Rebel fighters defending Grozny, the besieged and bombed-out Chechen capital, are carrying out surprise raids in and around the city that appear to be throwing Russian forces off balance.

Reports from Grozny, and from refugees who recently fled the Grozny suburbs, say that the rebels have broken the ring of Russian armor and troops around the capital, at least temporarily, and occupied at least two adjoining towns. To the west, Alkhan-Kala was said to be under rebel control as late as this morning, and Alkhan-Yurt until Tuesday. To the east, the guerrillas made inroads into Khankala today, according to unconfirmed reports. All three towns were taken by the Russians more than three weeks ago.

Reports are necessarily incomplete and confirmation of fighting is complicated by Russia's tight control over information and limits on access to the front. In the past few days, official Russian announcements have all but dropped references to advances in Grozny, and today Defense Minister Igor Sergeyev said his forces were regrouping.

The reported Chechen counterattacks seem to call into question assumptions by Russian officials that the rebels could not hold out in Grozny for long because of a limited supply of ammunition and nearly continuous bombing and shelling. Rather than launch an all-out attack on the city and risk high casualties, the Russians have counted on long-range firepower to drive out the rebels.

In the first two months of the more than three-month-old ground offensive, Russian forces met little resistance as they swept through northern Chechnya and onto the plains south of the Terek River. Since mid-December, when the Russians began to probe Grozny, the rebels have put up stiff resistance. Chechen refugees here in Ingushetia, the Russian region west of Chechnya, predicted that when Ramadan, the Muslim month of fasting, ends on Friday, rebel attacks will intensify.

Russian soldiers interviewed in Mozdok, the regional military headquarters, said that a full-scale guerrilla war has begun. A wounded soldier described a hit by rebel mortar: "The regiment commander was riding in . . . on an armored vehicle; I was driving. When we were not far from a [military police] checkpoint, we saw an explosion and I knew we were we hit by mortar. The vehicle overturned. Six guys were killed and several were wounded."

Another soldier added, "There is just plain partisan war going on here. They set up ambushes and attack checkpoints at night."

The Russian New Year's and Orthodox Christmas holiday celebrations are in full swing and it is difficult to gauge whether a spike in negative news will affect the popularity of Acting President Vladimir Putin, who is the leading candidate in the presidential election scheduled for March 26. Putin succeeded Boris Yeltsin, who resigned Dec. 31. Putin's appeal, boosted by the war, could suffer if battlefield reverses mount.

Putin, who visited Chechnya over the weekend, continued today to label the war in the separatist region a high priority. As he has before, he equated victory and an end to what he regards as a terrorist threat from Chechen separatists with the fate of Russia as a state.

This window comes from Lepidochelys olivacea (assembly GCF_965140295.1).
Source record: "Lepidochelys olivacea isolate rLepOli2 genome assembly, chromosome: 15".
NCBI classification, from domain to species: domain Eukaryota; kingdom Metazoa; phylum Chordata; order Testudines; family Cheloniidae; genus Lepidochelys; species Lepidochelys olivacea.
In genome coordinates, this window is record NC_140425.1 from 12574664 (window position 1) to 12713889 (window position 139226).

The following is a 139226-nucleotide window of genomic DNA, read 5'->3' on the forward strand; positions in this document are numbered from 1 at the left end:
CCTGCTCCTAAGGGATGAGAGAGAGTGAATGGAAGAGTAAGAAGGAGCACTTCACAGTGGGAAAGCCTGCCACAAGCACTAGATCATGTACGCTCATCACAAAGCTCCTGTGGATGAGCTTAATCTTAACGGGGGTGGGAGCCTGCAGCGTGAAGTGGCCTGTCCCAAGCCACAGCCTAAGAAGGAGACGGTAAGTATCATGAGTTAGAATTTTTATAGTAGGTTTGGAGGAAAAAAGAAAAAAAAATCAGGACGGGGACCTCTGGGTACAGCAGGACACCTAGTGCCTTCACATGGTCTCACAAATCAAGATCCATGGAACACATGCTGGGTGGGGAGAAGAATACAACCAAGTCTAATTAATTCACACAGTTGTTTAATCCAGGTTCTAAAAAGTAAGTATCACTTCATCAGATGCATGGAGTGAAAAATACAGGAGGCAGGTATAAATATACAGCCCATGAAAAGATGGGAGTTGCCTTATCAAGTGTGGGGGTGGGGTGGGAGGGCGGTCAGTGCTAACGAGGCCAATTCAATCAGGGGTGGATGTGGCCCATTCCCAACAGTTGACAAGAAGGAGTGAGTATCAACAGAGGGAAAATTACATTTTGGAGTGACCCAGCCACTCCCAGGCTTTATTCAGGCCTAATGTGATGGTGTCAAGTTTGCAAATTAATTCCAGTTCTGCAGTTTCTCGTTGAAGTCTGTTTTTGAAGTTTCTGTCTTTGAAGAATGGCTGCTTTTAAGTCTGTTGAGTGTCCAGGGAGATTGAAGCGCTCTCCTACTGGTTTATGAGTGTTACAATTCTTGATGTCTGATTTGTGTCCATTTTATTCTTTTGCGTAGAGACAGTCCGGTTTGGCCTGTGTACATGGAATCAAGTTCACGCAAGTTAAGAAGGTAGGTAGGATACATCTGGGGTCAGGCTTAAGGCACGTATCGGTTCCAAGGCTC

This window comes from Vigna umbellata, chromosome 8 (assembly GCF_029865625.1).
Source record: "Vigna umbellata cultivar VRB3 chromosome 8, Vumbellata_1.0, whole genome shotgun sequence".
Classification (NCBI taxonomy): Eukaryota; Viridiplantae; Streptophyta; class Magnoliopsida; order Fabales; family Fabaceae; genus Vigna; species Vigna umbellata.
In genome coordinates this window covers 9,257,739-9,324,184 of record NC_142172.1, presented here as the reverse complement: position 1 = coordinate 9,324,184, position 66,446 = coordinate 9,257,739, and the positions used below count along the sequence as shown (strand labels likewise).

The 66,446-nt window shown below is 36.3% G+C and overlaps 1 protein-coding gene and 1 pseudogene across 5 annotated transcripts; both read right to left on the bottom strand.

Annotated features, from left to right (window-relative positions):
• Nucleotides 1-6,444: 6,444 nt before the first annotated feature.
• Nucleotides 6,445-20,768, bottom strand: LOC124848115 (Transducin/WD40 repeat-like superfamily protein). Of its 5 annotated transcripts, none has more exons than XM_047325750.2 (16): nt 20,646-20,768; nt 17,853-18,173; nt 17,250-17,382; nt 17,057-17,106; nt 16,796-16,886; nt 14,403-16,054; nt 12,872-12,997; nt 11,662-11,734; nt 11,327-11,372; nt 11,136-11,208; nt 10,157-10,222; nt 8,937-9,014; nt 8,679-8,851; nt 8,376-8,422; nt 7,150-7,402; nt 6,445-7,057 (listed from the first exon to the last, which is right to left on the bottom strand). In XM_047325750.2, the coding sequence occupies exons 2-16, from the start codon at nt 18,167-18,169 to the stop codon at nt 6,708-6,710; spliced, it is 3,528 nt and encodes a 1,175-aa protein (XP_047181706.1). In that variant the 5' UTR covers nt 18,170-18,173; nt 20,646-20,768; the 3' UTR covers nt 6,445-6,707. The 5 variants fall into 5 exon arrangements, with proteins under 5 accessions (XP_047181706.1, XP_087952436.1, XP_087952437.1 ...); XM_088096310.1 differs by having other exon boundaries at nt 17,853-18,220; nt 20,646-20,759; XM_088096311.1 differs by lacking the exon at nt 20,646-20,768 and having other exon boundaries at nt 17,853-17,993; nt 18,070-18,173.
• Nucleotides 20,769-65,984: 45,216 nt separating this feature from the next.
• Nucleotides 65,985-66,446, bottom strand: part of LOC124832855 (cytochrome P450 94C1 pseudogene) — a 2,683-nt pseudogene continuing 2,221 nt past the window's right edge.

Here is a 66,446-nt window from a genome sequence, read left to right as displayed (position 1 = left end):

Russian casualties, meanwhile, appear to be rising. Official tallies acknowledge losses in Chechnya of about eight soldiers a day in recent weeks. Gen. Valery Manilov, deputy chief of the Russian general staff, raised the total number of Russian soldiers killed in Chechnya and neighboring Dagestan since August to 544. The total does not include Interior Ministry troops, who have carried out "mopping-up operations" in Grozny. The Russians say that thousands of rebels have been killed in Grozny alone.

Today, the Chechens made unusually upbeat statements. An aide to Chechen President Aslan Maskhadov boasted that "the period of the Russian army's triumphant march through Chechnya is over. A turning point in the second war in Chechnya is about to occur," Apti Batalov told the Interfax news agency.

Maskhadov issued a statement calling for a three-day cease-fire in Grozny beginning Saturday. The statement, issued in the neighboring country, Georgia, asserted that Russia used chemical weapons in the capital on Dec. 29. Maskhadov wants international and Russian investigators to inspect evidence of that alleged action.

In Moscow, Manilov dismissed Maskhadov's charges as "disinformation and lies."

It appears certain that the rebels have launched a limited offensive. At a tent city in Sleptsovskaya, near the Chechen border, refugees from Alkhan-Yurt and Alkhan-Kala described the stealthy arrivals of guerrillas to their towns two nights ago. "They told us to leave because there would be more fighting," said Ramazon Sadikov, a refugee who arrived by bus from Alkhan-Yurt on Monday.

In Moscow, Russian officials said that rebels were able to seize Alkhan-Kala by posing as refugees and moving along the Sunzha River from Grozny. However, Gen. Boris Maksin, chief of the general staff of the Interior Ministry forces, asserted that Russian troops have surrounded and begun to "exterminate" the rebels.

Maksin acknowledged that a convoy of Russian trucks on its way to find drinking water was ambushed south of Grozny. "Unfortunately, our troops suffered casualties. . . . Six soldiers were killed and seven were wounded in the action. The bandits managed to burn down five trucks," Maksin said.

Closer to Grozny, the Associated Press reported the capture of 60 Russian soldiers and the occupation of buildings in Khankala by rebel snipers. It was not possible to confirm either report.

CAPTION: Refugees fleeing the Chechen capital, where rebels have made recent gains, talk to a Russian soldier at the border with Ingushetia.